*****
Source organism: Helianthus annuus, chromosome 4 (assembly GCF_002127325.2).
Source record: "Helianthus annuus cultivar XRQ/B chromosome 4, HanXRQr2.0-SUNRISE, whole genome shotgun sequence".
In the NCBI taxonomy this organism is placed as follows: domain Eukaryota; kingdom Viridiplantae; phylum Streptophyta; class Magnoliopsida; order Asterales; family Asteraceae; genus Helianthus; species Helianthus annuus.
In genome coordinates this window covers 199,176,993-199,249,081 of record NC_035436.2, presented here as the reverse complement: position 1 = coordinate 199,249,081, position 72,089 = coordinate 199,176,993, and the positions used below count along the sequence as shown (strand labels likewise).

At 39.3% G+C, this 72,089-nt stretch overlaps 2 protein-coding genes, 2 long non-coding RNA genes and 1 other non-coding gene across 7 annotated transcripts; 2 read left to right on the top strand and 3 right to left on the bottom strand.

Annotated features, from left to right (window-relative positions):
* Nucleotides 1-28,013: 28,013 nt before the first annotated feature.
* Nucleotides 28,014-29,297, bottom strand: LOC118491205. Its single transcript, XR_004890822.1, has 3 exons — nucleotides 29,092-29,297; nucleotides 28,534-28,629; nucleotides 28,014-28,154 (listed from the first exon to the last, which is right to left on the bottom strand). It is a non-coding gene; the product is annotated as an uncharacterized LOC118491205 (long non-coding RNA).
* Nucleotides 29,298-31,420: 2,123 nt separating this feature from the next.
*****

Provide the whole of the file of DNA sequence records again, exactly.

Source organism: Helianthus annuus, chromosome 4 (assembly GCF_002127325.2).
Source record: "Helianthus annuus cultivar XRQ/B chromosome 4, HanXRQr2.0-SUNRISE, whole genome shotgun sequence".
In the NCBI taxonomy this organism is placed as follows: domain Eukaryota; kingdom Viridiplantae; phylum Streptophyta; class Magnoliopsida; order Asterales; family Asteraceae; genus Helianthus; species Helianthus annuus.
In genome coordinates this window covers 199,176,993-199,249,081 of record NC_035436.2, presented here as the reverse complement: position 1 = coordinate 199,249,081, position 72,089 = coordinate 199,176,993, and the positions used below count along the sequence as shown (strand labels likewise).

At 39.3% G+C, this 72,089-nt stretch overlaps 2 protein-coding genes, 2 long non-coding RNA genes and 1 other non-coding gene across 7 annotated transcripts; 2 read left to right on the top strand and 3 right to left on the bottom strand.

Annotated features, from left to right (window-relative positions):
* Nucleotides 1-28,013: 28,013 nt before the first annotated feature.
* Nucleotides 28,014-29,297, bottom strand: LOC118491205. Its single transcript, XR_004890822.1, has 3 exons — nucleotides 29,092-29,297; nucleotides 28,534-28,629; nucleotides 28,014-28,154 (listed from the first exon to the last, which is right to left on the bottom strand). It is a non-coding gene; the product is annotated as an uncharacterized LOC118491205 (long non-coding RNA).
* Nucleotides 29,298-31,420: 2,123 nt separating this feature from the next.